Online multimedia production has for a few years now come with the guidance to ‘chunk’ content: instead of producing linear content, as you would for a space in a linear broadcast schedule, you split your content into specific chunks of material that each tackles a different aspect of the issue or story being covered. Interfaces like these show the idea in practice best:
The concept is particularly well explained by Mindy McAdams (on text), and Andy Dickinson (on video, below): Continue reading
Here’s another collection of Q&As from a correspondent, published here to prevent repetition:
1. How do you feel about the opinions published in your blog being used by journalists in the news?
I’m not clear what you mean by this question, but broadly speaking if my opinions are properly attributed then I am fine with it.
2. Why do you blog?
I started blogging out of professional and creative curiosity – at that point it wasn’t an online journalism blog. I continued to blog largely because I started to feel part of a wider community – I particularly remember comments from Mindy McAdams and links from Martin Stabe. Now I blog for a combination of reasons: firstly, it is hugely educational to put something out there and receive other people’s insights; secondly, it leads to meetings and conversations with very interesting people I otherwise wouldn’t meet; thirdly, it’s a useful record for myself: forcing myself to articulate an idea in text means I can identify gaps and come back to it when I want to make the same point again.
3. Do you consider yourself a journalist when blogging in that you source news and broadcast it?
Yes. But how much I “source news” and how much I “broadcast” it are subject to further discussion.
4. What do you think about information put on social media websites, such as photos and personal details, being used in mainstream media?
I assume you mean without permission? I think there’s a lack of proper thought on both the part of the individual and the journalist. On a purely legal front, it’s breach of copyright, so media organisations and journalists are in the wrong. On an ethical front, journalists need to realise that a social network is not a publishing platform, but a conversational one. If someone puts information there it is often for an intended, personal, audience. The closest analogy is the pub conversation: it is being held in public, but if someone listens in and publishes what you’ve said to a much wider, different, audience, then that is unethical (public interest aside).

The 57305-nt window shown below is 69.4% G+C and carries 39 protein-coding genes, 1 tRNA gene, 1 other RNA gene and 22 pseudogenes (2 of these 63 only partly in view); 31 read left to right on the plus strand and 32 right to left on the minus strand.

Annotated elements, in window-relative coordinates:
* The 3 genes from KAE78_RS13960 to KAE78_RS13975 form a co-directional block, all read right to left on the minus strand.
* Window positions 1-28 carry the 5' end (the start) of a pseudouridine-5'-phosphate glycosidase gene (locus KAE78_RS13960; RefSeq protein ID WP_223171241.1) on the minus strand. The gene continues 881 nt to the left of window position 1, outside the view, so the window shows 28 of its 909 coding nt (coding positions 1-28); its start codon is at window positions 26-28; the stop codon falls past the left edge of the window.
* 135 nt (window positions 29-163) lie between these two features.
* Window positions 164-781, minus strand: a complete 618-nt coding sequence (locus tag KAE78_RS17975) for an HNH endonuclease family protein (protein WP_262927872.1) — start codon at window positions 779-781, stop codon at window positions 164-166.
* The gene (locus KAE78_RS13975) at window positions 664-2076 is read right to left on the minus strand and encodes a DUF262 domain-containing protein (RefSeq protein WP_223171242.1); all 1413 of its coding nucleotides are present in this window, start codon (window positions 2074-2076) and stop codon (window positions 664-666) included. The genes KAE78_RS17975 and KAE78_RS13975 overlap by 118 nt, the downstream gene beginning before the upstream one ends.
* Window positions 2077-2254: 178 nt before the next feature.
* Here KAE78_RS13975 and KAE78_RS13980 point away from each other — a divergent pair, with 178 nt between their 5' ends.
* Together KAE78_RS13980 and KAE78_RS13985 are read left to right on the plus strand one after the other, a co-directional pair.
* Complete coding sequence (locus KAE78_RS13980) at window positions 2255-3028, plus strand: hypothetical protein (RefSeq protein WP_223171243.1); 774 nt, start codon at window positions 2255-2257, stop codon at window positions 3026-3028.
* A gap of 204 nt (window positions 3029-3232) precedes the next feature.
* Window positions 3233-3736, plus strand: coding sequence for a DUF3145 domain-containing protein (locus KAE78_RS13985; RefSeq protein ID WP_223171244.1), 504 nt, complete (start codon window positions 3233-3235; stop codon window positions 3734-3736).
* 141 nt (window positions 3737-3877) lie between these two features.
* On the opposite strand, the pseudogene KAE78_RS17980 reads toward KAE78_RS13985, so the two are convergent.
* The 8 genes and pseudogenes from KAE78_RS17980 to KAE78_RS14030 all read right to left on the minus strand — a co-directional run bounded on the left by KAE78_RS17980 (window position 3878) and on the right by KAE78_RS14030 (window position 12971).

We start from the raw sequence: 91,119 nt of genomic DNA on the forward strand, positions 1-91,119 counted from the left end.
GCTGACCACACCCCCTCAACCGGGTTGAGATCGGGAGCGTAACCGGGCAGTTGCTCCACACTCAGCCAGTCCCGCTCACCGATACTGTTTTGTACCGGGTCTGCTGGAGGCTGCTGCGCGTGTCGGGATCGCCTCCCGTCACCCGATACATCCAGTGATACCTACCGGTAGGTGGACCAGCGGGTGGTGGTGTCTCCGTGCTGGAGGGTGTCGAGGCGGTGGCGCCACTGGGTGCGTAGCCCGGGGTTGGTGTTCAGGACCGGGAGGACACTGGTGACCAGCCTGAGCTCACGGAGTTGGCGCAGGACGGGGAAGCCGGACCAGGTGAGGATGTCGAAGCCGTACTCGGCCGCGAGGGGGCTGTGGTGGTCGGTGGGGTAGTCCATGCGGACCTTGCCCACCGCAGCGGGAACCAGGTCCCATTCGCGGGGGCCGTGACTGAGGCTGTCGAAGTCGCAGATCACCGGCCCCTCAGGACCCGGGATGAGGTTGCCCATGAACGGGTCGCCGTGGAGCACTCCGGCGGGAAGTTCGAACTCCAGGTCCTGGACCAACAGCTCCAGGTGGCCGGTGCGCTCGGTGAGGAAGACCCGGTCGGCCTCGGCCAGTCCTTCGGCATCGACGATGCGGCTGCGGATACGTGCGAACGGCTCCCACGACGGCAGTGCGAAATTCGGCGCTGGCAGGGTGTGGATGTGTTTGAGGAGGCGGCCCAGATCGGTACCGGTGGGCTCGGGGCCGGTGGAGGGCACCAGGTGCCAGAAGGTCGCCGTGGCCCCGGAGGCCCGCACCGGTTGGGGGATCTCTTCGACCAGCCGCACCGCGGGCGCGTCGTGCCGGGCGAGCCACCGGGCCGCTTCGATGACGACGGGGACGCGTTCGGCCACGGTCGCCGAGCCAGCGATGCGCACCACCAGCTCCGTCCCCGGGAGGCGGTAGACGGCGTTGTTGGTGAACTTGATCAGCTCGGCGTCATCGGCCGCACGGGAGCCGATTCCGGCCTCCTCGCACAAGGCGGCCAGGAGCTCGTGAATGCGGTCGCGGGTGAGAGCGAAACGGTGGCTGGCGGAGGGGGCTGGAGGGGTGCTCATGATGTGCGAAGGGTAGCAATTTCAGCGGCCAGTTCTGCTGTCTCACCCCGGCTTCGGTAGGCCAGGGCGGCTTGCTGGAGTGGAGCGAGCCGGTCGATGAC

5. When blogging, are you aware that you are putting your opinions and thoughts out there for the world to see? Do you censor what you say because of this?
Yes. And yes. ‘Censor’ is probably the wrong word: I choose what I say; I generally don’t talk about my personal life or meetings which I assume are confidential.
6. Do you think a news piece sourced from blogs is as worthy as a piece sourced from investigative journalism?
To properly answer this I’d probably need lengthy definitions of what you mean by ‘worthy’, blogs, news, ‘sourced’ and investigative journalism. And even then I think to impose broad-brush distinctions like these is a flawed approach. A news piece sourced from blogs can be investigative; ‘investigative journalism’ can be ‘unworthy’. Judge each case on its own; don’t dismiss the value of something because of the packet it comes in.